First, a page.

by Buck Institute

Four Buck professors recognized as among most highly cited researchers in the world

Buck professors Eric Verdin, Judith Campisi, Martin Brand and Claudio Hetz are included in the annual Highly Cited Researchers list compiled by Clarivate. The list identifies researchers who demonstrate “significant influence in their chosen field or fields through publication of multiple highly cited papers.” The publications used in the compilation rank in the top 1 percent of citations worldwide.

“This list identifies and celebrates exceptional individual researchers at the Buck Institute who are having a significant impact on the research community as evidenced by the rate at which their work is being cited by their peers. The research they have contributed is fueling the innovation, sustainability, health and security that is key for our society’s future,” says David Pendlebury, senior citation analyst at the Institute for Scientific Information at Clarivate.

This year’s list includes 6,602 researchers in all scientific fields from more than 70 countries. Consistent production of highly cited reports indicates that the work of these researchers has been repeatedly judged by their peers to be of notable significance and utility, as based on data from the Web of Science, the world’s largest publisher-neutral citation index, which includes nearly 2.1 billion cited references going back to 1900.   

Buck President and CEO, Eric Verdin, MD, runs a lab focused on the role of epigenetic regulators in the aging process. His group was the first to clone a family of enzymes call HDACs which regulate histone acetylation. Dr. Verdin studies how metabolism, diet, and small molecules regulate the activity of HDACs and sirtuins, and thereby the aging process itself and its associated diseases, including Alzheimer’s. Dr. Verdin is an elected member of the American Association for the Advancement of Science, the American Society for Clinical Investigation, and the Association of American Physicians.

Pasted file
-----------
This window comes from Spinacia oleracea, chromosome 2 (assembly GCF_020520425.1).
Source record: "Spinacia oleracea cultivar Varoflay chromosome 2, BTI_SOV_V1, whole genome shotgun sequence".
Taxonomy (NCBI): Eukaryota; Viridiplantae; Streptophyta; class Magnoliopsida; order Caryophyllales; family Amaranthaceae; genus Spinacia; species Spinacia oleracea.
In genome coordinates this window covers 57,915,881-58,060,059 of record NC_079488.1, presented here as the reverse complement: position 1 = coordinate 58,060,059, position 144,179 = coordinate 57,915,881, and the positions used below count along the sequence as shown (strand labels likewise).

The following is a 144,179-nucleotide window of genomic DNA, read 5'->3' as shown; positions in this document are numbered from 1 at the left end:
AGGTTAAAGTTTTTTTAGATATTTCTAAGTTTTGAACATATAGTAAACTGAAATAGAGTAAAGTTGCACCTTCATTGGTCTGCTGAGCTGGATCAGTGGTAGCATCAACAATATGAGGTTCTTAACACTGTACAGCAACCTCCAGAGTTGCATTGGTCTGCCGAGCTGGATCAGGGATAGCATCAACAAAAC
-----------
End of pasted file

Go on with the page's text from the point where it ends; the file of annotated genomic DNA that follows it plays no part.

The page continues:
Professor Judith Campisi, PhD, is an internationally recognized pioneer for her work on a stress response known as cellular senescence, which is one of the major drivers of age-related diseases. A member of the National Academy of Sciences, Dr. Campisi’s early work was focused on the role of cellular senescence in suppressing cancer. From this work, she soon became convinced that senescent cells also contributed to aging. Her lab was the first to identify the senescence-associated secretory phenotype (SASP), the phenomena now associated with chronic low level inflammation. Dr. Campisi has received numerous award for her research including two MERIT awards from the National Institute on Aging, as well as awards from the Gerontological Society of America and the American Federation for Aging Research. She is also a recipient of the Longevity Prize from the IPSEN Foundation

Professor Martin Brand, PhD, has long been recognized for his major contributions to understanding the mechanisms of energy transformation and mechanisms of energetic inefficiency and free radical production and their roles in evolution, physiology, and the diseases of aging.  His lab is focused on the role of mitochondria in health, disease and aging. His lab has pioneered new approaches to better understand mitochondrial functional and dysfunction within cells.  Dr. Brand’s research has been recognized with the Keilin Medal of the Biochemical Society and a senior scholarship from the Ellison Medical Foundation, as well as with his election as a fellow of the Academy of Medical Sciences.

Professor in residence, Claudio Hetz, PhD, is focused on understanding the molecular basis of protein folding stress, its relationship to pathological conditions affecting the nervous system including ALS, Parkinson’s disease, and Alzheimer’s disease, and the development of prototypic strategies to prevent neuronal damage.  One of his major areas of biotechnological development is gene therapy. In addition to his work at the Buck, Dr. Hetz is also a professor in the Faculty of Medicine at the University of Chile. He has received the KIA International Award, FEBS Anniversary Prize, and the UNESCO Young Scientist Prize as outstanding young scientist in Latin America.

Science is showing that while chronological aging is inevitable, biological aging is malleable. There's a part of it that you can fight, and we are getting closer and closer to winning that fight.

Eric Verdin, MD, Buck Institute President and CEO

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